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Thursday, February 25, 2010

Reuse those water bottles on your next trip

What’s the most important thing for a trip, especially one that requires lots of walking in warmer temperatures? The obvious – and correct – answer is water. You don’t have to be a marathon runner to know the proper consumption of water is vital to making it through a trip. Eight ounces of water per hour – basically a full water bottle every two hours or so – would be ideal when hiking the streets of New York or the trails of Colorado.

And it's not just when on a trip that requires a lot of walking. Making a nine-hour car ride to the beach? Throw in a case of water bottles.

But if you’re a frugal traveler like myself, you don’t want to buy water bottles every two hours when walking the streets of Rome. My philosophy that has worked quite well is to buy one bottle at the beginning of a trip and fill it when and where I can: water fountains in a museum or even a bathroom sink. In Rome, there are fountains everywhere for this exact purpose. I always start out the day with a fill from the bathroom or kitchen sink wherever I’m staying. Throw it in my backpack and I'm ready to go.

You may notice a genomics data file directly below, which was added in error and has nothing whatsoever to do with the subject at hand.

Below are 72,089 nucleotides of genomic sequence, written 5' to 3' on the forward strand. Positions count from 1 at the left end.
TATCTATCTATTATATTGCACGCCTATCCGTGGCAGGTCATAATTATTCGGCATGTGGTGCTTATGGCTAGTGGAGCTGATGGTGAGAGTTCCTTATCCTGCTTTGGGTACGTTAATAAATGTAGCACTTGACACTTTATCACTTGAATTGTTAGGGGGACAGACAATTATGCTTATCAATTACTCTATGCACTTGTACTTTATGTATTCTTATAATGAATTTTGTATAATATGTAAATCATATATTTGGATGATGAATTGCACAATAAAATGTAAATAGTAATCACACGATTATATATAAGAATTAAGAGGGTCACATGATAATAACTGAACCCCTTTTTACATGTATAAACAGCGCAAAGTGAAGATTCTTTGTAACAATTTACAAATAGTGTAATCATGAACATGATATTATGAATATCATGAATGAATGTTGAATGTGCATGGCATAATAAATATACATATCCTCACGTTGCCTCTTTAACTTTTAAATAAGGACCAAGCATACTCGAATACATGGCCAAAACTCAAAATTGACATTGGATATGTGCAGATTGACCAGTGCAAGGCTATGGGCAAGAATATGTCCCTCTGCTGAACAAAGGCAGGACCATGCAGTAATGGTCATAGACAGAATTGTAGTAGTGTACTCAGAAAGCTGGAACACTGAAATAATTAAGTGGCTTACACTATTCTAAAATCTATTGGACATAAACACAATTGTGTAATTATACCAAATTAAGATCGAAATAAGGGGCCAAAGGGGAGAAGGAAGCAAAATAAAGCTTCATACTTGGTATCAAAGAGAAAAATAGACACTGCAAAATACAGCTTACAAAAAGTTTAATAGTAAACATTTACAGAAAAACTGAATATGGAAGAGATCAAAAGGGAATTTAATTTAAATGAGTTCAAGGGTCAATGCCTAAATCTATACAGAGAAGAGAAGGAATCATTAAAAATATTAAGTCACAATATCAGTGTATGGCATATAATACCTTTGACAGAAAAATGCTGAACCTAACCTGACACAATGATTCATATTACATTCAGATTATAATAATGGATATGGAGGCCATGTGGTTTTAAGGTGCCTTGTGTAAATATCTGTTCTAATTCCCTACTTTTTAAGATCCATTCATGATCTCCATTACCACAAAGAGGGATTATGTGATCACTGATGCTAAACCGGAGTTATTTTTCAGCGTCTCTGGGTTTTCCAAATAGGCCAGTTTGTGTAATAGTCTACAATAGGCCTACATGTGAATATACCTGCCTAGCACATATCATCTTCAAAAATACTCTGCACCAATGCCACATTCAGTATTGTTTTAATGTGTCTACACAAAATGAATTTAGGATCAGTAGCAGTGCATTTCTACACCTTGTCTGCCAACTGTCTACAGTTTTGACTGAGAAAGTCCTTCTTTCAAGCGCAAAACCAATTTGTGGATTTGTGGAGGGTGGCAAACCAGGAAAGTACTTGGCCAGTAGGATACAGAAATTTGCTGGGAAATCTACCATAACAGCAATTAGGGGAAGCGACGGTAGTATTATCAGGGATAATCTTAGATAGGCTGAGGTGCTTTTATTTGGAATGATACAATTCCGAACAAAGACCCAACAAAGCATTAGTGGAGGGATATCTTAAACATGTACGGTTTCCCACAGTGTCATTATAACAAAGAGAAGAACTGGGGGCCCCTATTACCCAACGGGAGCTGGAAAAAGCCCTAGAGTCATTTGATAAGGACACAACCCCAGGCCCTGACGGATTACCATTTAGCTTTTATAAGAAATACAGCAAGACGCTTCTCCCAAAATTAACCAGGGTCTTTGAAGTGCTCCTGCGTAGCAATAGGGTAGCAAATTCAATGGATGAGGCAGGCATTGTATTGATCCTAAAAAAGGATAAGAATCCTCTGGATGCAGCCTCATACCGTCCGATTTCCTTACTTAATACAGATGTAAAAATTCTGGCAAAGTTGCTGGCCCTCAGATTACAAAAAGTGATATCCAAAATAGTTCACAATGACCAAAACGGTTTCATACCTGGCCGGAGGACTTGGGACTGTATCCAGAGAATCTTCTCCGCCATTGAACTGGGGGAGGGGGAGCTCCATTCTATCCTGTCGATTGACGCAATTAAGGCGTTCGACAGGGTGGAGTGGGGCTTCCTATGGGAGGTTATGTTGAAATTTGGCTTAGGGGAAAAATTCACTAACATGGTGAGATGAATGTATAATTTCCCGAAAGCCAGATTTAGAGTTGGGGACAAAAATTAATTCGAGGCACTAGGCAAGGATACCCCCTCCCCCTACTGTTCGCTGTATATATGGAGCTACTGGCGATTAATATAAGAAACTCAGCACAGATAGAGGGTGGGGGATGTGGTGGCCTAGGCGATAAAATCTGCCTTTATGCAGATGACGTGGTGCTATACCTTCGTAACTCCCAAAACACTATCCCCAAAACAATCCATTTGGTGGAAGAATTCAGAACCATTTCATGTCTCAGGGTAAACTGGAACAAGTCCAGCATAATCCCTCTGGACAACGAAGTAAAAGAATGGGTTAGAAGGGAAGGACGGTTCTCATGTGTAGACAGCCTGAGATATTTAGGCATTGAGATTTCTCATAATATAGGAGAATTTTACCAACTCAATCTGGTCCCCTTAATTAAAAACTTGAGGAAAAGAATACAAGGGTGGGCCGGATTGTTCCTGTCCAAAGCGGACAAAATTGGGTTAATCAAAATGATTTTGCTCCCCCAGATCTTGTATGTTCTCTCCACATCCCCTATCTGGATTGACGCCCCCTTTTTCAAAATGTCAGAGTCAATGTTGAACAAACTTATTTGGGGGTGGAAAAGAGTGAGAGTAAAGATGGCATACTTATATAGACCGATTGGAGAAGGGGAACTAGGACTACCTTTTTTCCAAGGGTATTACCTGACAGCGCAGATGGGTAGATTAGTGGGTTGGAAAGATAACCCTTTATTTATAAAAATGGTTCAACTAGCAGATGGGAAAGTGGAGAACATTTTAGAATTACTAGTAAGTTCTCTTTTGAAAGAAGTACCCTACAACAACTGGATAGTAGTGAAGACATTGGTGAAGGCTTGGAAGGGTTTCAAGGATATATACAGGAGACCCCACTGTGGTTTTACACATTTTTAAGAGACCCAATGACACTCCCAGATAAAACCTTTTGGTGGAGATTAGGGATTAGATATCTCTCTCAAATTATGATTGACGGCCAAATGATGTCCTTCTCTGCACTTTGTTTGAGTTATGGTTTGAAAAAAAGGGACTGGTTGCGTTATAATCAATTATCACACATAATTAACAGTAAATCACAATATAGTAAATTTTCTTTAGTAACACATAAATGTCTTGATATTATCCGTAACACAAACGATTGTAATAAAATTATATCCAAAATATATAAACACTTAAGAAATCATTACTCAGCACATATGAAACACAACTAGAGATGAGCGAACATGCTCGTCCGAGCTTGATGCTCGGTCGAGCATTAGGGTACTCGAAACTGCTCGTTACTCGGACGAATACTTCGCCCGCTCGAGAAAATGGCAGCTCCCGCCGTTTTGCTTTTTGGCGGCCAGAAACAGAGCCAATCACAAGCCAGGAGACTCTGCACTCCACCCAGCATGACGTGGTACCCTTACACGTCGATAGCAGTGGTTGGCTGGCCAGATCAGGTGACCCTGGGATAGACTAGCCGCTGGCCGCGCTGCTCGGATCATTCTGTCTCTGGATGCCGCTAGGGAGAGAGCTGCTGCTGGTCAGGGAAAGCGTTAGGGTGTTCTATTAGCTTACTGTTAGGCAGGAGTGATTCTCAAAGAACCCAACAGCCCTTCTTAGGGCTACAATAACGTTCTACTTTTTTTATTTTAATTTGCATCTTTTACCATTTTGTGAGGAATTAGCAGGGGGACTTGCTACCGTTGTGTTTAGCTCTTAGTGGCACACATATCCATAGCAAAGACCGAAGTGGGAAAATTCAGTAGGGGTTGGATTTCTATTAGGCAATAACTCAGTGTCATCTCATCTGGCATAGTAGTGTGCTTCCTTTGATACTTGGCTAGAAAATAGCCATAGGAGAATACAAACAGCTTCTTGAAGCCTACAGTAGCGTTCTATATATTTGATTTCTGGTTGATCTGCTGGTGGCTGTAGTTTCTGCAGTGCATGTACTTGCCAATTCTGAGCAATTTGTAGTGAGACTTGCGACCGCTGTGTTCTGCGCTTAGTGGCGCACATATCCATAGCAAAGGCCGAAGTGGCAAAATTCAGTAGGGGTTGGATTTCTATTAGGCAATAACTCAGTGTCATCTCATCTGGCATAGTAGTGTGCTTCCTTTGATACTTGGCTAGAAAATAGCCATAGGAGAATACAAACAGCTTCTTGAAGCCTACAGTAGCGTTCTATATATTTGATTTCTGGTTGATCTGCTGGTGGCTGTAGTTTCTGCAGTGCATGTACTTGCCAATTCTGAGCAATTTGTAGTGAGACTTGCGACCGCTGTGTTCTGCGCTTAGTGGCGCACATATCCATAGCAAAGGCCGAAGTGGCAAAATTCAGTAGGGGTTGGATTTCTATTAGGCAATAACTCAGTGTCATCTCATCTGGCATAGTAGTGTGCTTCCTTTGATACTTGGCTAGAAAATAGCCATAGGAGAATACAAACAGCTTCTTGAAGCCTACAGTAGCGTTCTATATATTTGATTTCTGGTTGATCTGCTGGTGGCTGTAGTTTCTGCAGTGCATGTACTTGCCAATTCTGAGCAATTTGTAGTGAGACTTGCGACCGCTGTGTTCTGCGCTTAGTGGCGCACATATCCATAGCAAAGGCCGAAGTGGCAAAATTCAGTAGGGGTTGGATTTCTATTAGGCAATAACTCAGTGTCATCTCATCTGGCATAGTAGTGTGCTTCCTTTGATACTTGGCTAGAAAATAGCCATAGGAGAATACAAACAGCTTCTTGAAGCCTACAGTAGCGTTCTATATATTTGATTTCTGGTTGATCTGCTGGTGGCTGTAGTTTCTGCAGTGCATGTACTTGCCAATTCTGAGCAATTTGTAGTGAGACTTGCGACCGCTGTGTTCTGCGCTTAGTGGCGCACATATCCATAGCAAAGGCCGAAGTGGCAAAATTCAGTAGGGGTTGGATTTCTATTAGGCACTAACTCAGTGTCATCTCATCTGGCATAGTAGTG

Of course with all the chatter about the reuse of water bottles being dangerous, some will frown upon this.

These rumors – I call them rumors because apparently some of the “water bottles cause cancer” claims were actually based off a student’s thesis – claim reusing water bottles is dangerous because they contain DEHA, which some consider to be a potential carcinogen. But the American Cancer Society debunks that.

The American Cancer Society on its Web site states: “ … DEHA is not inherent in the plastic used to make these bottles, and even if it was the U.S. Environmental Protection Agency (EPA) says DEHA ‘cannot reasonably be anticipated to cause cancer, teratogenic effects, immunotoxicity, neurotoxicity, gene mutations, liver, kidney, reproductive, or developmental toxicity or other serious or irreversible chronic health effects.’ Meanwhile, the International Agency for Research on Cancer (IARC), says diethylhexyl adipate ‘is not classifiable as to its carcinogenicity to humans.’”

The U.S. Food and Drug Administration has said these packages are safe for reuse. That’s all the reassurance I need.

Of course one interesting fact about reusing plastic water bottles has been mentioned: They can be a health risk in that improper cleaning – or lack thereof – could lead to the ingestion of harmful bacteria. And I guess if you fill from a water fountain that has had a 7-year-old’s mouth all over it that could be a bit gross.

But I’m willing to chance it.

And one more positive to reusing those plastic water bottles instead of buying a new one every couple hours: the U.S. consumes water from some 1,500 plastic bottles every second. That's insane. Why do you want to fill the landfills with those bottles?

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